Given the increasing cost of land and construction, this will probably cost the taxpayers of Haywood county more than the current price of $14 million.
And further, is putting more folks in jail, especially non violent offenders, the best way to spend our tax money.
Sheriff Greg Christopher and Judge Brad Letts, among others, have done great work in dealing with the ever-increasing jail population. Programs like Pathways and the pre-trial release program have both helped people who have stepped outside the law to get their lives back to together and some to even avoid future misdeeds.
But nevertheless, criminal behaviors continue to multiply, and expanding the prison facility may be unavoidable. But perhaps as we look at that $14 million price tag we should think about other uses for at least a fraction of that money. I speak of programs that might keep people — young and not so young — from turning to criminal behavior in the first place.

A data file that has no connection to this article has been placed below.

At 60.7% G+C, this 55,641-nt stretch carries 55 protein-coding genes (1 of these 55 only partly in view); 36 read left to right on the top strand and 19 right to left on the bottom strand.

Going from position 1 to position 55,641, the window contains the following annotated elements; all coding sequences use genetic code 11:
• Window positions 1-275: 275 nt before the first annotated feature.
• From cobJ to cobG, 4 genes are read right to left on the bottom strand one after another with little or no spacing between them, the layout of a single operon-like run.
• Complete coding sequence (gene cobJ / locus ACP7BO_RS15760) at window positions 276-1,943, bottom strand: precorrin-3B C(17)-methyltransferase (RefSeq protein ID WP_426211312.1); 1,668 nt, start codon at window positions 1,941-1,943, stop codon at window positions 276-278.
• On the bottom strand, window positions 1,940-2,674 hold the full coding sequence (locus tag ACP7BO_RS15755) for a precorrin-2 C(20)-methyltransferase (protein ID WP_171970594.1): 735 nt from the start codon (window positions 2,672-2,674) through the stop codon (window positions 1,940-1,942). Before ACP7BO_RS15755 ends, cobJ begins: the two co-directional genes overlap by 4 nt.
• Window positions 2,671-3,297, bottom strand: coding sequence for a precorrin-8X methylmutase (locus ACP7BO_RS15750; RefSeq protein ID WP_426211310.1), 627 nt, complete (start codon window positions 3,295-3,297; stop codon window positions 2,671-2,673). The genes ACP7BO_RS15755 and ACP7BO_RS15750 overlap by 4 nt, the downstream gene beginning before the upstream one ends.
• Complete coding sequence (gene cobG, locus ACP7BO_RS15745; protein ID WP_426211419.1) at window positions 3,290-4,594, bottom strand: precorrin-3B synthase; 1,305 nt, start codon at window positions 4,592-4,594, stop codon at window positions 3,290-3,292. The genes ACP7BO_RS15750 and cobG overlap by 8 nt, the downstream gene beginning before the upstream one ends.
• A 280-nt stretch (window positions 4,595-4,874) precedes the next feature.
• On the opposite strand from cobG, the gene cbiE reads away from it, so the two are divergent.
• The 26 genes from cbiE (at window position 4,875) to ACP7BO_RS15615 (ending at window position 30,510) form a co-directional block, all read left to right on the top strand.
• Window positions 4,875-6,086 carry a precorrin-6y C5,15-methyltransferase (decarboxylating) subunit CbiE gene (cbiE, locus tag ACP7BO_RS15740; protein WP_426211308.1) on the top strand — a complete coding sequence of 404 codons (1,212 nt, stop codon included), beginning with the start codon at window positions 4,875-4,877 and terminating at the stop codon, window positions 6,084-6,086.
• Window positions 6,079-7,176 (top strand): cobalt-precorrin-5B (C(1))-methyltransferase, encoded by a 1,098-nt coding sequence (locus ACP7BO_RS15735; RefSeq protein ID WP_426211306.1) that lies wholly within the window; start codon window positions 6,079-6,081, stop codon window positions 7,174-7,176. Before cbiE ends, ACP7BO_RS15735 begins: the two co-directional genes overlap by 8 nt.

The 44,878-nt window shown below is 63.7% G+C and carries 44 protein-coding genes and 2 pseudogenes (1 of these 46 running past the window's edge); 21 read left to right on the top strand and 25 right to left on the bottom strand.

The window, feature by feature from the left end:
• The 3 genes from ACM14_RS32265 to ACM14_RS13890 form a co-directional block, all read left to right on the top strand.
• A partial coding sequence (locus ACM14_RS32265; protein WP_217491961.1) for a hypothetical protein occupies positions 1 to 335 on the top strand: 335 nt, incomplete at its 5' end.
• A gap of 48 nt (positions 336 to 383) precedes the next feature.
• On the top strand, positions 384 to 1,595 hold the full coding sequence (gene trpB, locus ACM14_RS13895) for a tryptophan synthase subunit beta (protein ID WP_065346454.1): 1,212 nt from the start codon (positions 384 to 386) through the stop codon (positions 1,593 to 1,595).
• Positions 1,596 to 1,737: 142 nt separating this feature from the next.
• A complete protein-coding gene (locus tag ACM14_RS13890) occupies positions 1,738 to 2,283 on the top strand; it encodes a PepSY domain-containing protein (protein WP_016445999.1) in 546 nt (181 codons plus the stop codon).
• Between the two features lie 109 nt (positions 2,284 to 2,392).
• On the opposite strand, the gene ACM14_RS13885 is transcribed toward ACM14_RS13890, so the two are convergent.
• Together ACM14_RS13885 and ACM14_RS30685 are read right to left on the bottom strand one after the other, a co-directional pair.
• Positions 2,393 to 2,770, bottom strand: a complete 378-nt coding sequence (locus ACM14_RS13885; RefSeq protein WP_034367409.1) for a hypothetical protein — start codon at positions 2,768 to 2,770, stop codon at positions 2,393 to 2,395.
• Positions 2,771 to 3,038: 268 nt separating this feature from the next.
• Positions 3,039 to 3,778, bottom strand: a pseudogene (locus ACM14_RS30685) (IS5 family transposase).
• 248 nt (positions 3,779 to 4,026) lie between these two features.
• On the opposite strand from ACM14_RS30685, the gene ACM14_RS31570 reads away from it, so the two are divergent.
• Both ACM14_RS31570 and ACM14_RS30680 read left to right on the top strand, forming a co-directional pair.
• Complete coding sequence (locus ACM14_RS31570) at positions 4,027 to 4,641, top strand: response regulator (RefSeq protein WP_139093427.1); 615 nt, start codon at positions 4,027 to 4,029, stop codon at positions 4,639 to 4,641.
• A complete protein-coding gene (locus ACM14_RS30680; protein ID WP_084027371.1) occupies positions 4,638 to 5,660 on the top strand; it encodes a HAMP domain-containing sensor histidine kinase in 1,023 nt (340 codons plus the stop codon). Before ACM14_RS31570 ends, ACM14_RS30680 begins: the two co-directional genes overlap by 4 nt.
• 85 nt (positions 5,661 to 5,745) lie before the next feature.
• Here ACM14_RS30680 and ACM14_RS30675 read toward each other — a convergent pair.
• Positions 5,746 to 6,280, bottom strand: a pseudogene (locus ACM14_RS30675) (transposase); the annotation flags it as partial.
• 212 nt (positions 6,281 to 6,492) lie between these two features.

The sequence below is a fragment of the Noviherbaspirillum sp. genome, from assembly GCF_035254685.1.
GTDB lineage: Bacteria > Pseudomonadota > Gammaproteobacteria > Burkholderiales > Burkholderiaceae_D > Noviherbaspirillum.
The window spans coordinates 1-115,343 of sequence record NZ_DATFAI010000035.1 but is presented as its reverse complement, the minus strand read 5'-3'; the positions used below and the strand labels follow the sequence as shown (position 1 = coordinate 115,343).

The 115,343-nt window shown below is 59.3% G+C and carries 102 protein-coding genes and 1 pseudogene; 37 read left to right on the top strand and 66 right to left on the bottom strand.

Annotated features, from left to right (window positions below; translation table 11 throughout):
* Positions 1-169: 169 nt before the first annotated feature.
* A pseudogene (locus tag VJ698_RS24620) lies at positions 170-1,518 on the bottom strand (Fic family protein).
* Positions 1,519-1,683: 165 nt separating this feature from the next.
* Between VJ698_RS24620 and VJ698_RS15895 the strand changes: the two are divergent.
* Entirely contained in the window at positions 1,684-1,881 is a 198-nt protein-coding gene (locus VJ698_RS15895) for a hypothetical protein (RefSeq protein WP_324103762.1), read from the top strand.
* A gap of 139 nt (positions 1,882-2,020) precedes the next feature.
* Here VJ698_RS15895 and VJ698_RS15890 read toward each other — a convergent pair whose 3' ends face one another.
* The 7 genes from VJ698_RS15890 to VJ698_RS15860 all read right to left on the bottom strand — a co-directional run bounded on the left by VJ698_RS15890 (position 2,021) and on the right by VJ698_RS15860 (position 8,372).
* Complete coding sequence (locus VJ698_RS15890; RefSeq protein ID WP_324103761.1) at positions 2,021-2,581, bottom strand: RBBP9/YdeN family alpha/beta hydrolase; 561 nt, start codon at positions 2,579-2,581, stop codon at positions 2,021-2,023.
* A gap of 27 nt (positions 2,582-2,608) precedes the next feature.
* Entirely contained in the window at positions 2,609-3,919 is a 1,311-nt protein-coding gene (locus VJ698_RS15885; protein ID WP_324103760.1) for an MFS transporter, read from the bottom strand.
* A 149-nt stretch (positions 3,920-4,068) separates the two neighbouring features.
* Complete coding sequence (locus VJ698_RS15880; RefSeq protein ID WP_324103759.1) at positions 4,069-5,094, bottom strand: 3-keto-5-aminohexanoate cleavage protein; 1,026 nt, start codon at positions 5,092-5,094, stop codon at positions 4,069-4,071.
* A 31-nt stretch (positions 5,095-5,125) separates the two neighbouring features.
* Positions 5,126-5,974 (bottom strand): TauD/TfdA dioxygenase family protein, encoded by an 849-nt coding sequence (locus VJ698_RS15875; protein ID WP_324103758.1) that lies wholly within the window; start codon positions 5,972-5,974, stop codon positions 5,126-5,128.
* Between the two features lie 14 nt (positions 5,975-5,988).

First among these needs might be additional school counselors and therapist. Can sixth- and seventh-graders, many from abusive and neglectful homes be identified and helped as they exhibit problematic behaviors? Can early drug use be discouraged by timely intervention? I think so.
Further, have we really dealt with recidivism — the return to crime after a prison term has been served? What are the programs that have been successful in other communities and what would be the cost? Let’s find out! Drug abuse, mental health problems and homelessness — these are concerns in folks relapsing into criminality that can often be helped with proper resources.
So I ask our commissioners to spend our money thoughtfully and compassionately.
Stephen Wall, MD